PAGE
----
Firms need to address supply chain concerns around resiliency, digital infrastructure, upskilling, and increased talent management, according to Gartner.
Sessions at Gartner's Supply Chain Symposium explored operational areas managed by chief supply chain officers (CSCOs) that need to adapt to meet challenging global impacts, from evolving trade challenges to more digitally-focused work environments.
Thomas O’Connor, senior director analyst at the Gartner Supply Chain Practice, said prior to Covid “CEOs were already planning for reduced hiring, an emphasis on cost optimisation, but also an increase in digitisation efforts”.
He added that many CSCOs expected an economic downturn in 2020 to trigger organisational changes but the pandemic has been the extra “prompt” for businesses to reassess their operating models.
Gartner’s three supply chain concerns are:
1. Changing global structures
The top concern is the challenge posed by changing global ecosystems, including trade trends and increased tariffs from events such as the US and China trade war, Brexit and Covid-19.
While many businesses were considering supply chain restructures before the pandemic, Gartner recommended that, as a consequence of significant global changes, now is the time to “present their plans to become more resilient to the C-Suite” to ensure businesses adapt and evolve accordingly.
According to a Gartner survey conducted after the Covid outbreak, only 21% of supply chain leaders have found they have a “highly resilient” supply chain.
O’Connor said: “CSCOs must explain that a supply chain needs to be resilient, but also work economically. Balance is key. Resiliency can always be improved, but there’s trade-offs. More resiliency often means a supply chain organisation that is less lean, less agile and holds more inventory.”
2. Digital infrastructure
CSCOs are advised to address the need for increased digital investments. Gartner said firms had expanded investments “beyond pre-Covid budgeted levels”.
It recommended ensuring any investments align with their CEO’s critical priorities, including growth, financial stability, cost management and risk management.
O’Connor said: “CSCOs must make clear that today’s digital progress secures the options of tomorrow. For example, supply chain organisations with the right digital capabilities can act as the central nervous system of the business that senses risks and opportunities and enables real-time action.”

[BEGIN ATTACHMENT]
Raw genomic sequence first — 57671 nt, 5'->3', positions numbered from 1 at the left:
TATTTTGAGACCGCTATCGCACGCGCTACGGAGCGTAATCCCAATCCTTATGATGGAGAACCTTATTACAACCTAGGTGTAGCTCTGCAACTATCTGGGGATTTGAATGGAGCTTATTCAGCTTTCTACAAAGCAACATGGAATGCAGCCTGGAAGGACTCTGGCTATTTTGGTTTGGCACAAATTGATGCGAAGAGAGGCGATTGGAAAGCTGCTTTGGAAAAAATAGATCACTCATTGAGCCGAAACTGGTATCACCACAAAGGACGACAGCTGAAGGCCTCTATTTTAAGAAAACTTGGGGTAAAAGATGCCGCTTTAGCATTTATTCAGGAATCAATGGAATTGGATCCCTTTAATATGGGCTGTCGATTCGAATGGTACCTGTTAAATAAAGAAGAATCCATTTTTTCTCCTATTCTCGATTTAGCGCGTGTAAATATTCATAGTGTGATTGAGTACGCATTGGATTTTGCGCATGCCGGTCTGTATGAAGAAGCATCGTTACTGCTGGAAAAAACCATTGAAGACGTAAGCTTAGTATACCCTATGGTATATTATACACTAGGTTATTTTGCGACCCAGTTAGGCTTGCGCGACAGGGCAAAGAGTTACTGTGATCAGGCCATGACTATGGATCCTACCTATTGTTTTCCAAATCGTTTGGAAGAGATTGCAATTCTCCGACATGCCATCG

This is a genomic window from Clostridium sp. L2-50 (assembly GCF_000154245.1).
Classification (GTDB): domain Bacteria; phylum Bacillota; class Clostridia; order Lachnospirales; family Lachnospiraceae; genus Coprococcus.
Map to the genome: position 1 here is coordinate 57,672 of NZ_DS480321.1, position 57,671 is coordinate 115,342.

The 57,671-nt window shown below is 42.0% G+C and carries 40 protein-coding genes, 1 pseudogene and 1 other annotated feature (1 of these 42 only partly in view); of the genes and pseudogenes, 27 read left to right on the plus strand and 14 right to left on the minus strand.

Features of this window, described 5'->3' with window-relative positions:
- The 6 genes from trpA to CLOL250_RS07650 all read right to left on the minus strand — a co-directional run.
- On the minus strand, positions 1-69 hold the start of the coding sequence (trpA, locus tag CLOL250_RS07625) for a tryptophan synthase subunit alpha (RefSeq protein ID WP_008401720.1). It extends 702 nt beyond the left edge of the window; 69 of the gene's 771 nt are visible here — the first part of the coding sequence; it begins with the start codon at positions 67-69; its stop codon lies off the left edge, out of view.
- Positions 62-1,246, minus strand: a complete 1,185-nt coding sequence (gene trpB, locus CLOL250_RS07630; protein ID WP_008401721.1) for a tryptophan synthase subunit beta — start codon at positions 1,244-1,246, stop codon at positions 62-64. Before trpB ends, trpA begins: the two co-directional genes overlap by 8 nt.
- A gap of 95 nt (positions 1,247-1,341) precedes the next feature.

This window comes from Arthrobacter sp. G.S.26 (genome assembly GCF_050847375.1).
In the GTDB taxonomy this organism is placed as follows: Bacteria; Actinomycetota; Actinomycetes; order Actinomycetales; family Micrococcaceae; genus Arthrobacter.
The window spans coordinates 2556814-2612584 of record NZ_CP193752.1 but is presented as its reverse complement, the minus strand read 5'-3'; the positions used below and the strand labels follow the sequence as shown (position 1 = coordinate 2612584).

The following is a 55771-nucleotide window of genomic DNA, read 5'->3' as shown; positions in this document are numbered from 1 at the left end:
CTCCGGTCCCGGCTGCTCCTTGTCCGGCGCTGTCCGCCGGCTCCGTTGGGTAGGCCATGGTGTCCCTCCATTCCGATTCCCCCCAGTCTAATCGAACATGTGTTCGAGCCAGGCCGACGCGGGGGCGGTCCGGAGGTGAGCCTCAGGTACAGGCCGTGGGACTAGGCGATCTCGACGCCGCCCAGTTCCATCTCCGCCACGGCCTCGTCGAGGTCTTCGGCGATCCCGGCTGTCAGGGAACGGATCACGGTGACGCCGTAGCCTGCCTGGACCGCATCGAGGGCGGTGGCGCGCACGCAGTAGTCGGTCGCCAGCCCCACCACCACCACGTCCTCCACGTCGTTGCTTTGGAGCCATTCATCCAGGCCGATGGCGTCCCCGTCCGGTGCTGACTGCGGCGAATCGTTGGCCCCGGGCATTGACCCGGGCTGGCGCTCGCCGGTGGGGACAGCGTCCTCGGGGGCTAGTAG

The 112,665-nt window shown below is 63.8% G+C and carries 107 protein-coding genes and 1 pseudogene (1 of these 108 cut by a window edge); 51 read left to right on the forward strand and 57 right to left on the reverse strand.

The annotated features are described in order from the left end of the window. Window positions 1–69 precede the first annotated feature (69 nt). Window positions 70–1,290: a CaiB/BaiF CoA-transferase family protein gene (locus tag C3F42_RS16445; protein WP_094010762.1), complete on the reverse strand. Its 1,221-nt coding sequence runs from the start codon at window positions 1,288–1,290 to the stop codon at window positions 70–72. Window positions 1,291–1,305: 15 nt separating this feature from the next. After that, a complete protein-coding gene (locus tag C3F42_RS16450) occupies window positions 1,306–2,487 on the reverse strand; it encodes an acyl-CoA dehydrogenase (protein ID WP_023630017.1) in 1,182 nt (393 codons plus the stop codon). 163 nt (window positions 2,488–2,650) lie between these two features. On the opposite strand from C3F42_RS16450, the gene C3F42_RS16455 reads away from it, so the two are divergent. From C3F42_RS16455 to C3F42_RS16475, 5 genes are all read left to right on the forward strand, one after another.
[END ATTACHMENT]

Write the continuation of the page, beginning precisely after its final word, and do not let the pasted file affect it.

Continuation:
3. Workforce improvements
The third most important concern is the need for “structural shifts in the workforce”, with Covid-19 causing a “hiring squeeze” and highlighting demand for increased skills in areas such as digitisation and contract management.
O’Connor added: “Training employees according to a clearly-defined vision is critical to gain buy-in from leadership and staff alike. CSCOs can perform a gap analysis to understand where the organisation lacks key skills and develop a strategy for either hiring those skills or upskill the existing work population.”
Developing and training supply chain talent is vital “to remaining competitive in an ever-changing environment”.
As many companies strive to survive during challenging times, businesses need to ensure they invest in their employees to ensure an agile and efficient workforce.
This includes increased training, career development coaching, and networking across sectors to break down silos and inform on decision making, especially in this time of isolation.
Caroline Chumakov, principal analyst at Gartner, said: “Despite the disruption caused by the Covid-19 pandemic, many companies are moving forward with their digital objectives or even accelerate the automation of their supply chain.
“This means that the war for talent with skills in fields such as machine learning and artificial intelligence will continue. Rather than fighting to compete, many CSCOs will look to make do with what they have and work to improve the digital dexterity and data literacy of their existing workforce.”
She added: “If CSCOs want to keep up with their companies’ digital ambitions they need to make sure that their employees are properly trained to work in a digital environment.”
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